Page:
Tax return preparers have certain obligations regarding confidentiality. Failure to adhere to these rules can subject preparers to civil and criminal liability, possibly causing irreparable reputational harm.
The IRS’s disclosure rules and regulations apply to any person “engaged in the business of preparing or providing services in connection with the preparation of [income tax returns] or any person who for compensation prepares any such return for any other person.”1 This includes individuals who hold themselves out as preparers, casual preparers who are compensated, and individuals and companies that provide e-file services.2
The definition of “tax return preparer” used here is not the same as that which is found in other portions of the Internal Revenue Code (IRC) because it includes administrative staff.3
Two statutes govern disclosures. The first, IRC Section 7216, applies to a preparer “who knowingly or recklessly – (1) discloses any information furnished to him for, or in connection with, the preparation of any such return, or (2) uses any such information for any purpose other than to prepare, or assist in preparing, any such return.” The statute provides for a term of up to one year in jail and a fine of up to $100,000. The second statute, IRC Section 6713, is a civil penalty statute. It tracks the language of Section 7216, except it does not have an intent requirement. The penalty for a violation of Section 6713 is $250 per return, with a maximum penalty of $10,000. Section 6713 applies to inadvertent disclosures.4
The disclosure rules apply to all employees or independent contractors of a tax return professional’s firm. Obviously, it would not be permissible for an administrative assistant of a public accounting firm to publicly disseminate a client’s tax returns. Firms need to remind employees of their obligations. Such reminders can take the form of asking all employees to sign an acknowledgement of their obligations on an annual basis. If a firm has an employee manual, the confidentiality obligation should also be memorialized therein.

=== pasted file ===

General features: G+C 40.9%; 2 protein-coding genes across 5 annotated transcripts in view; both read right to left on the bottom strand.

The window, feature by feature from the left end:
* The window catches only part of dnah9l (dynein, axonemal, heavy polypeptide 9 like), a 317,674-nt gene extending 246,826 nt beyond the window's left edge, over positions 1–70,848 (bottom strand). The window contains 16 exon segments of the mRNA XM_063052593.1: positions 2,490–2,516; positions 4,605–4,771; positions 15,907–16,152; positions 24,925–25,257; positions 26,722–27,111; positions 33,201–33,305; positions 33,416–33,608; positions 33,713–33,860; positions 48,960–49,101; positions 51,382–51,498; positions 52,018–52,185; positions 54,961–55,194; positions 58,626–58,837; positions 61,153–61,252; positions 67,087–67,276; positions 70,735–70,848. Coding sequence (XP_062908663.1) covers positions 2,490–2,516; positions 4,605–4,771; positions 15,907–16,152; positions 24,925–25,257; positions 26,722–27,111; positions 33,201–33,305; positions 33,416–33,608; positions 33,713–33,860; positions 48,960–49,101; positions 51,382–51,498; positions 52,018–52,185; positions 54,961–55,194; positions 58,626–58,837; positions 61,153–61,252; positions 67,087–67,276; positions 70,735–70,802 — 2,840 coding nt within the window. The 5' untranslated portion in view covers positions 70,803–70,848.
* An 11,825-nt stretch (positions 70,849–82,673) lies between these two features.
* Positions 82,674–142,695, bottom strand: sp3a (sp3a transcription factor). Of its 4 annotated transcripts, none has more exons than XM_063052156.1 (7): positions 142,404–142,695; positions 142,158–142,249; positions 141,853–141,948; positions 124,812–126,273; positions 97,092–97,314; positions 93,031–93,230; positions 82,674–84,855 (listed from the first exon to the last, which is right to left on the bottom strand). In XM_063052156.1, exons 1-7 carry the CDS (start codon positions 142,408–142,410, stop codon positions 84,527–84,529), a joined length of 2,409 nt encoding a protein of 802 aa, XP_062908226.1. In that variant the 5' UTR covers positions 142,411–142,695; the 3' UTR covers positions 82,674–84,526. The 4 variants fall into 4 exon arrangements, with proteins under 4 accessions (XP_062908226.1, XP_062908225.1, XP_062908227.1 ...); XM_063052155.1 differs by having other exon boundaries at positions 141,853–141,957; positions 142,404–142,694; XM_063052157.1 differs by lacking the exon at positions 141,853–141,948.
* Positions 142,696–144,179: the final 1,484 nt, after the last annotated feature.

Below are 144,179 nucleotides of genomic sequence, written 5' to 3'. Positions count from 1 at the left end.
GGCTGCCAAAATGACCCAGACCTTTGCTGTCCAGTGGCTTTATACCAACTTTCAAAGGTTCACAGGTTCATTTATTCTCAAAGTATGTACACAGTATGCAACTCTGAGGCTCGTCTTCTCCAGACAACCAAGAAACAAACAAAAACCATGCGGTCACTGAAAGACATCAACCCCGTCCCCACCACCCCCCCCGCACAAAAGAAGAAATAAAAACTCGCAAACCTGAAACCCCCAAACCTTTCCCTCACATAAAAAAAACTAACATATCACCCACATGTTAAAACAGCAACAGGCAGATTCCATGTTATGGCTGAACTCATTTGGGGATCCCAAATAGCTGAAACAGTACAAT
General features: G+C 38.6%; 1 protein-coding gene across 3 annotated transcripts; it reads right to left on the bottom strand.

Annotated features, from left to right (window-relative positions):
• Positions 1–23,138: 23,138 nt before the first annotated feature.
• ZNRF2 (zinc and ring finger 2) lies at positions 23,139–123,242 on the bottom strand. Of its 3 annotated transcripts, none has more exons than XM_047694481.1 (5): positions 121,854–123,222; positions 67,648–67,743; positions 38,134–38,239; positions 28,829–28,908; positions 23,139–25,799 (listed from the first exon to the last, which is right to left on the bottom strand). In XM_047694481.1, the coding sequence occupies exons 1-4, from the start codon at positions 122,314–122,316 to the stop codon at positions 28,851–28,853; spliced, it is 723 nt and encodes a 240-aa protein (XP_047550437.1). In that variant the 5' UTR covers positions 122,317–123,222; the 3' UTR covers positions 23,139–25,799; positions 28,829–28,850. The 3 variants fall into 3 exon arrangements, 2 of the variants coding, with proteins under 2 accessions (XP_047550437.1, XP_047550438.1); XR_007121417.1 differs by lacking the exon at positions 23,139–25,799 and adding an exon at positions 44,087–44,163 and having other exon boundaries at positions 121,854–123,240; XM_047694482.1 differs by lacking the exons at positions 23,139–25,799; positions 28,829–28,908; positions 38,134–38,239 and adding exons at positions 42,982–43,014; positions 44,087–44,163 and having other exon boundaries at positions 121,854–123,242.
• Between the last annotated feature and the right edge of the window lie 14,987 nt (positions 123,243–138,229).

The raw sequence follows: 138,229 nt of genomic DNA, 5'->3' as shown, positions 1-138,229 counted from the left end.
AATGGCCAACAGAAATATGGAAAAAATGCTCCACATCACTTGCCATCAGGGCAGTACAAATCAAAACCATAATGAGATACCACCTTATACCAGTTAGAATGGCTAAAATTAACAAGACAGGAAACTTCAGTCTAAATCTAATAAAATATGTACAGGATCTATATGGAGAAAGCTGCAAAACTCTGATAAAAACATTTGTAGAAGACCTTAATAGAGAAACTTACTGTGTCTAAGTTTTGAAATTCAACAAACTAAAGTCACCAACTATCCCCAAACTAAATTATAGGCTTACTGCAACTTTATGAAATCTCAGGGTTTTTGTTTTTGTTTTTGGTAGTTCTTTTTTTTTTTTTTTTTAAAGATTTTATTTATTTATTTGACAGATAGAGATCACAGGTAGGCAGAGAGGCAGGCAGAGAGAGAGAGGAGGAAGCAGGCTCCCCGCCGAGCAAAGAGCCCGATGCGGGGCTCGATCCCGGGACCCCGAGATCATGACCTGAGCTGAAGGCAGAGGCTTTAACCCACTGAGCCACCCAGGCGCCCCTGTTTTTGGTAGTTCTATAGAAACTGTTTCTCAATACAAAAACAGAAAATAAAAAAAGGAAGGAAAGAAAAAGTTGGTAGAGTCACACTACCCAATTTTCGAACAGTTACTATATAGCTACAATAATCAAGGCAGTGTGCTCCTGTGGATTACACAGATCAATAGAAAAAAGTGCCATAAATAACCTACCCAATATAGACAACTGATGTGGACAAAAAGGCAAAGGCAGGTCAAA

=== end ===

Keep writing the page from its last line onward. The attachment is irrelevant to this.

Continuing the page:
The term “tax return information” includes work papers and any other documentation relating to the preparation of the tax return, as well as information received from the IRS.5 The term does not include state tax returns. Since the information collected on a state tax return is almost identical, the recommended course is to treat state tax return information as falling within the scope of these rules. They do not apply to certain informational tax returns, such as FinCEN Form 114, the foreign bank accounting reporting form. However, most clients expect confidentiality with respect to all of their work papers, so interpret these rules broadly.
As a general rule, preparers may not disclose tax return information without a client’s written consent.6 Preparers may disclose tax return information to law enforcement if the disclosure is for the purpose of informing the authorities about a violation of criminal law or to assist with an investigation. A preparer who makes a disclosure to law enforcement is not liable if he or she acted in good faith.
IRS regulations require that a preparer produce records without client consent after receiving one of the following:
• A court order
• A grand jury subpoena
• A Congressional subpoena
• An administrative summons or subpoena issued by a federal agency or a state agency that regulates preparers
• A request from a board investigating the ethical conduct of the preparer
• A request from the Public Company Accounting Oversight Board (PCAOB)7
Subpoenas issued by civil litigants do not appear on this list. There is a strong presumption in civil litigation that a party is not entitled to tax return information. Thus, preparers who receive civil subpoenas should not produce records. Disclosures to a state attorney general are also prohibited if the attorney general’s subpoena is civil (unless the disclosure relates to tax return licensing). The critical point here is that, absent one of these six exceptions, the onus remains on the party issuing the subpoena to obtain a court order requiring the preparer to produce the records. Absent a court order, records should not be produced.